How did you get started with jewelry making?
Jewelry making began in my head, every time I walked into a fast fashion retail store (e.g. Zara, Accessorize and the works.) Eventually I bought so many accessories, I figured perhaps I could start making them! The beginning pieces started off as gifts— then eventually my partner suggested selling these, and it's only been progress since.
Were you always interested in fashion? Jewelry design?
I've always been interested in fashion, but timeless fashion, and fashion that works. I don't like following trends just for the sake of it. If I think it looks good in another 10 years, then that's really good fashion. Also, given living in Singapore where it's 30 deg celsius every day, tees and shorts work fine. The only thing that's variable to me is the accessorising, and that's what I wanted to make a difference in.
Why jewelry? When did you first fall in love with it?
You can wear a simple white tee and shorts, but the kind of jewellery you wear decides what kind of look you're going for. Laying my eyes on a beautiful piece of jewellery is like listening to an exquisite harmony, to me. The different textures, lengths, colour combinations, and how they contribute to the flow of the jewellery when you move— is like a little piece of magic.
Jewelry to me isn't just something material, nor is it a status symbol. It is a man made reminder of what wonderful things our brain and heart can do when we see anything beautiful in the world.
How do you get ideas for new designs?
Ideas come from anywhere and everywhere, but I seem to draw most of my ideas from nature, as cliché as it sounds. What greater designer and artist than Mother Nature? The colour gradients in petals, the colour combination and contrasts in butterflies, how leaves float on their branches, the textures of wood.
What are your inspirations?
Initially I was greatly inspired by JewelRocks, a Balinese brand that wove tradition and modernity into their jewellery design. They are classy yet playful, and it struck a note with me. Right now my inspirations include potters Shino Takeda and Red Raven Studios because of their unique colour palettes, as well as illustrators like Leah Goren.
How do your hobbies influence what you make?
My hobbies include small scale pottery and making music. Theory and rules create the basic backbone for these activities, but the true beauty is when you feel it in your heart. A silhouette of a vessel may be imperfect to others but to you it looks unique and refreshing. In music, jazz is always full of improvisation and weird keys but they work like magic! These "perfect imperfections" have influenced my jewellery a great deal. I don't conform to standard colour palettes and if one colour should go with another— I'm always challenging myself to have different contrasts in my jewellery, be it in colours or in textures.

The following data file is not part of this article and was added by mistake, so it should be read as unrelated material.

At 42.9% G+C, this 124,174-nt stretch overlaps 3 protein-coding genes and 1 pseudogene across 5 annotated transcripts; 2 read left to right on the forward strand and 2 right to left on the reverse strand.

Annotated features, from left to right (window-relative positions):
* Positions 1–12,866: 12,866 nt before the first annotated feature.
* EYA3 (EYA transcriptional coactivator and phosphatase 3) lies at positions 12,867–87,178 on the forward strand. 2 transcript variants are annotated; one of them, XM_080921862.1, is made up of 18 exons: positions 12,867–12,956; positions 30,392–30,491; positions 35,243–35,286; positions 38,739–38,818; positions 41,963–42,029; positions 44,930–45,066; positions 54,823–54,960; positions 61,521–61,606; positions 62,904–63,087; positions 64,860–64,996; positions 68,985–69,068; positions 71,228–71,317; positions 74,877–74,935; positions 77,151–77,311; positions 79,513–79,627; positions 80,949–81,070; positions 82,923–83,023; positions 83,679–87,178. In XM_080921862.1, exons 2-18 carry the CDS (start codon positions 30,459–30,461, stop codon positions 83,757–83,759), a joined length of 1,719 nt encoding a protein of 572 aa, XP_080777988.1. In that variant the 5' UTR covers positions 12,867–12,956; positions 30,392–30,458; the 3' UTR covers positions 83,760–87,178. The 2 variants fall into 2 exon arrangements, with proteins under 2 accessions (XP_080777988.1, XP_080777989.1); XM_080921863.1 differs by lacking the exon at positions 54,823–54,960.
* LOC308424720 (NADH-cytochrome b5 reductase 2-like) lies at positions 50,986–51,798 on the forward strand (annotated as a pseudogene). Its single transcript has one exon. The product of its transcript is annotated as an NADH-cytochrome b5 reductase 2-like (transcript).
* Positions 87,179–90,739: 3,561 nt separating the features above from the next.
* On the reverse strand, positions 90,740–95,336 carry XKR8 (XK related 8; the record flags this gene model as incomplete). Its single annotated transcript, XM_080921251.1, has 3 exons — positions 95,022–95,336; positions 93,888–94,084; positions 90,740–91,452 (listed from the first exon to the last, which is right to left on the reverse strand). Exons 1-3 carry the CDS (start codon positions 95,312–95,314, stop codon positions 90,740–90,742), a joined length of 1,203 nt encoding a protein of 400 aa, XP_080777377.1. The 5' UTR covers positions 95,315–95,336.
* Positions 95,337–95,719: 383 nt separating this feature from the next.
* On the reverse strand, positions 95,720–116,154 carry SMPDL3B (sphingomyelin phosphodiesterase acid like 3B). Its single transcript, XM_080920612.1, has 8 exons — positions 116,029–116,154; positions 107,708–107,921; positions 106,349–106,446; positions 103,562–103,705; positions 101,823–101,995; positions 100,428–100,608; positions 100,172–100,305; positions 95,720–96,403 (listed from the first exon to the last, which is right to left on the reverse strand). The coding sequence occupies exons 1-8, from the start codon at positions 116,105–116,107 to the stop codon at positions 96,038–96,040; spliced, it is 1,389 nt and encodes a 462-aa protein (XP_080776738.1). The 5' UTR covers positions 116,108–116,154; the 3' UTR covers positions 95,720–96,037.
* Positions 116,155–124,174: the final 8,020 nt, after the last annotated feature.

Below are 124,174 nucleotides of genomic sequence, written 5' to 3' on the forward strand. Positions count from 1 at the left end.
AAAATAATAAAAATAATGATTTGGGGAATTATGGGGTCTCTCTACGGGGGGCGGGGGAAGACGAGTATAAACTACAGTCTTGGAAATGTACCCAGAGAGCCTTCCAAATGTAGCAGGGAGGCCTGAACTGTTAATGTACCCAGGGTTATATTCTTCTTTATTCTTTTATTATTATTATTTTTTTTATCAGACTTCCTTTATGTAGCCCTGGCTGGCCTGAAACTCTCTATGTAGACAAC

What has been your biggest lesson?
To be proud of my business. I'm still learning. Up till now whenever I talk about what I do, I'm always adding a disclaimer: "I know it's an idealistic thing to do…" but I should really stop that.
I'm still learning to be more confident and to truly believe from my insides. Slowly but surely I'm becoming a better salesperson and a more positive businesswoman— although I may be treading water in the deep sea.
What's your favorite thing about sharing your styling and photography?
My favourite thing about sharing my photography is providing my customers (and potential customers) an experience. To show that handcrafted jewellery have personalities, have homes where they come from, have stories, and have been created with meaning and purpose.
What's been your best advice you've been given?
To be shameless. My mantra used to be "Good things to come". It's a pleasant thing to hear, but the world isn't that nice. I want something, I have to go get it. So in the words of Ruby Anemic's neon light exhibit in 2013, "No Guts No Glory".
What's been your biggest challenge?
Financing this business. I've yet to have investors, and I am challenging myself to be as self sustainable as possible. I'm inching closer to reach my goals— not just for me, but to improve my customer experience and quality of my goods. If I could reach my goals in half the time that might be great, but I'm not sure if I'd learn as much if I did. We'll see!